Umbra

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Umbra last won the day on December 20 2017

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About Umbra

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  • Birthday 10/27/1974

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    France & Vietnam

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  1. I prefer the old one, faster access and better visibility. Too much scrolling to my taste, make it confusing.
  2. No issues so far. The settings menu is so big, my eyes almost get out of my head ^^
  3. Yes i even made a joke about Emsisoft buying it.
  4. It is not the UI doing the protection, it is the service/driver, and they are the first things to be loaded during boot even before your desktop appears.
  5. Exclusions are a must-do with Comodo, all running EAM's processes must be in each comodo's exclusions modules.
  6. I'm also using Binisoft WFC , after looking at its rules panel, i have those rules enabled too when i disabled them in the past; Then i looked at my other machine without WFC , those rules are still disabled, so it clearly shows that WFC is responsible for it, i guess those are default WFC rules, indicated in Windows Firewall as WFC - (rule name) and probably added when WFC was updated.
  7. Hello @mesmerized I totally agree with @Elise advice, one antivirus is enough; the combo you proposed is totally redundant and will not afford you much more security. In the past i would advise you to keep Malwarebytes alongside Emsisoft, but now even them are becoming a standalone solution. Having 2 Antiviruses doesn't make much sense those days, however adding complementary security softs is common practice for the most paranoid of us (like me). But for the classic users, Emsisoft alone is enough, what matters the most are your computing practices. Having safe habits will greatly reduce the amount of threats you may encounter. By learning how your antivirus works, what options it has , will make you safer. The minimum required in my opinion for the classic "safe habit" user is an Antivirus like Emsisoft and an adblocker.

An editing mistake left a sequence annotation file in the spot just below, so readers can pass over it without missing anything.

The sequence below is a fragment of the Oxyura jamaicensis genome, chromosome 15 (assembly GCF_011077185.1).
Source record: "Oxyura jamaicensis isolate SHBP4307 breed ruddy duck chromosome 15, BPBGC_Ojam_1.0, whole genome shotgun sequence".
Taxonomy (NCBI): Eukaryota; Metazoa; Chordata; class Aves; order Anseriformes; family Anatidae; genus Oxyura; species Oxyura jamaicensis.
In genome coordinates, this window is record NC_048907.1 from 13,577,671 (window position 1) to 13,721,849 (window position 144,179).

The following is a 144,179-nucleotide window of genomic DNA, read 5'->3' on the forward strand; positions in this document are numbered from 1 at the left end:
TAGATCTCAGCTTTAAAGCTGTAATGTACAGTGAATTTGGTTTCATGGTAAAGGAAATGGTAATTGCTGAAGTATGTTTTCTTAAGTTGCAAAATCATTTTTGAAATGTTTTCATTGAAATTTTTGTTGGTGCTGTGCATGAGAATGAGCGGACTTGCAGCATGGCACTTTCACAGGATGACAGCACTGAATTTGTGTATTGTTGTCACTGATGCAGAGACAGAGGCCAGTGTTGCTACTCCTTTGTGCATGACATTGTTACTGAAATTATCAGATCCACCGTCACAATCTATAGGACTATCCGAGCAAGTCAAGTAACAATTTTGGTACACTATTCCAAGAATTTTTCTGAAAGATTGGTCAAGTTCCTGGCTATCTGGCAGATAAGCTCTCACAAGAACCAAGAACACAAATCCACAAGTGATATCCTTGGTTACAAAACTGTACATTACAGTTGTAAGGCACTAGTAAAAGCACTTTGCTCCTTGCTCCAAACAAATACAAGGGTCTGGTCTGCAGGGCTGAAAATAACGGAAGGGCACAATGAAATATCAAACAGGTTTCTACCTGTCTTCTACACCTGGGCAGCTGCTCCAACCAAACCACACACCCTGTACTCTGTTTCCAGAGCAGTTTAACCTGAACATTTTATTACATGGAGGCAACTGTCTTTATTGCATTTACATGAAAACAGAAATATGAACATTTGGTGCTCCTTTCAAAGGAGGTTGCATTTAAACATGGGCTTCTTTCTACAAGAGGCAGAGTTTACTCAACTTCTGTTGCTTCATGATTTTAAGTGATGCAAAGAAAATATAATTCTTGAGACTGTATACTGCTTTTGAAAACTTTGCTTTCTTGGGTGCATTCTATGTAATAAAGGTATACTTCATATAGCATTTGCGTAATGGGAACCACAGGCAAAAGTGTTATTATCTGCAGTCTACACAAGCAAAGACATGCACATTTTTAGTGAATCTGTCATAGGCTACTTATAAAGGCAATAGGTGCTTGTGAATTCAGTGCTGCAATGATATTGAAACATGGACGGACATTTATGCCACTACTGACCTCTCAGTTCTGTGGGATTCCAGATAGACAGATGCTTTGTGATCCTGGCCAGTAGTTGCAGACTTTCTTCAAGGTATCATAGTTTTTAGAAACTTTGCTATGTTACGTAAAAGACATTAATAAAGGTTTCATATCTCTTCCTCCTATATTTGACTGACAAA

8. SRP is indeed Software Restriction Policy, like Windows' Applocker (available in pro version) and some other 3rd party softs. Step 2 can be done with any default-deny type of softs (those allowing you to select a executable and block it from running) , EAM can block them too.
  9. Sorry @Stapp and everybody, i didn't mean to offend anyone.
  10. I dont know for others but to me it seems so easy to use, for example i have a customized Surf Protection HOST list, which block lot and lot of stuff which are all reported now in Forensic. So i just unticked SF, then all SF alerts disappear, which is convenient when i want to look for something else, then after i'm done, i reticked it, then they all reappear. I don't see any complexity in it, unless i'm too used to complicated things and i see it a child play
  11. Yes because Powershell isn't dangerous by itself, and is needed sometimes by the system reason why you can't remove it (only the old version can); not saying on Win10, it will replace cmd very soon. So since the old v2 is vulnerable and often used as an attack vector, disabling its execution is enough.
  12. @Peter2150 1- by restricting users to use it via Group policy https://community.spiceworks.com/topic/1183987-disabling-powershell-with-group-policy 2- via SRP, blocking: C:\Windows\System32\WindowsPowerShell\v1.0\powershell.exe C:\Windows\System32\WindowsPowerShell\v1.0\powershell_ise.exe C:\Windows\SysWOW64\WindowsPowerShell\v1.0\powershell.exe C:\Windows\SysWOW64\WindowsPowerShell\v1.0\powershell_ise.exe system.management.automation.dll 3- by uninstalling it windows/forum/windows_7-performance/how-to-uninstall-powershell-windows-7/c7077177-294d-4aed-8307-a1a554a56ae5?auth=1 i usually just do step 2, good enough for me.
  13. To be simple, with Bitcoins you have 3 notions to understand: 1- bitcoins: are just encrypted datas associated with a value in money, any modification to it (exchange, sales, etc...) is added to the data bitcoin "code" called blockchain. 2- blockchain: when anything happen to the bitcoin (when you sell it, or buy something, etc...), information datas are verified, validated by the community then added on top of the bitcoin's code; this newly added code can be modified but previous infos are locked, so in case of issues you can check it as "history". 3- Miners: those a the "community" , since bitcoins system used heavy encryption and need lot of computing resources to check, validate and re-encrypt transactions; users could volunteer to give the system access to their machines (and getting a portion of bitcoins in return for their help), those days, people can use dedicated machines to process and encrypt the datas, so some sites uses their visitor machines to do it while getting the benefits. So basically, miners originally aren't dangerous by themselves, they just eat you computer' resources. Consider them as "annoyances"